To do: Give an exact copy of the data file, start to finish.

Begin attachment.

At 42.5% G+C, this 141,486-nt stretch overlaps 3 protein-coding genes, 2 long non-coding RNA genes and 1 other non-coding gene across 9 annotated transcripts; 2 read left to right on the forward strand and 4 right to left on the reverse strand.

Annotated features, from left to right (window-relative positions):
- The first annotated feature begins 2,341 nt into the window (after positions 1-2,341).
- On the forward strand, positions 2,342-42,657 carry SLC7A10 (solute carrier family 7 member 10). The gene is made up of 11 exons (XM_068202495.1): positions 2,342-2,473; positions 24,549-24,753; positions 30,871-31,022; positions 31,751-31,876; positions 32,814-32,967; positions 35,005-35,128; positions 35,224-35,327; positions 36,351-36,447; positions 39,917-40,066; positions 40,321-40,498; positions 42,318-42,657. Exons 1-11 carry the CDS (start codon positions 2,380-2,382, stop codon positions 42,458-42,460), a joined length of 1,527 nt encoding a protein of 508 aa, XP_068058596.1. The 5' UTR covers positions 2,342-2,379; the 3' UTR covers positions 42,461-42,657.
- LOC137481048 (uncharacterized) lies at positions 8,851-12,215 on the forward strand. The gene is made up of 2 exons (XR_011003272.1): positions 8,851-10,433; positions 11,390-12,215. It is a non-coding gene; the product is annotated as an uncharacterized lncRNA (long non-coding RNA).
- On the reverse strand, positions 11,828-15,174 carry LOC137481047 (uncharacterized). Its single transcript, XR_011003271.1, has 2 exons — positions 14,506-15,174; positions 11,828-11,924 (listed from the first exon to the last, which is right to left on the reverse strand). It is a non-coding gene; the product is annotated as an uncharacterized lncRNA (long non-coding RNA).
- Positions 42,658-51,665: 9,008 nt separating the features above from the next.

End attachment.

At 42.5% G+C, this 141,486-nt stretch overlaps 3 protein-coding genes, 2 long non-coding RNA genes and 1 other non-coding gene across 9 annotated transcripts; 2 read left to right on the forward strand and 4 right to left on the reverse strand.

Annotated features, from left to right (window-relative positions):
- The first annotated feature begins 2,341 nt into the window (after positions 1-2,341).
- On the forward strand, positions 2,342-42,657 carry SLC7A10 (solute carrier family 7 member 10). The gene is made up of 11 exons (XM_068202495.1): positions 2,342-2,473; positions 24,549-24,753; positions 30,871-31,022; positions 31,751-31,876; positions 32,814-32,967; positions 35,005-35,128; positions 35,224-35,327; positions 36,351-36,447; positions 39,917-40,066; positions 40,321-40,498; positions 42,318-42,657. Exons 1-11 carry the CDS (start codon positions 2,380-2,382, stop codon positions 42,458-42,460), a joined length of 1,527 nt encoding a protein of 508 aa, XP_068058596.1. The 5' UTR covers positions 2,342-2,379; the 3' UTR covers positions 42,461-42,657.
- LOC137481048 (uncharacterized) lies at positions 8,851-12,215 on the forward strand. The gene is made up of 2 exons (XR_011003272.1): positions 8,851-10,433; positions 11,390-12,215. It is a non-coding gene; the product is annotated as an uncharacterized lncRNA (long non-coding RNA).
- On the reverse strand, positions 11,828-15,174 carry LOC137481047 (uncharacterized). Its single transcript, XR_011003271.1, has 2 exons — positions 14,506-15,174; positions 11,828-11,924 (listed from the first exon to the last, which is right to left on the reverse strand). It is a non-coding gene; the product is annotated as an uncharacterized lncRNA (long non-coding RNA).
- Positions 42,658-51,665: 9,008 nt separating the features above from the next.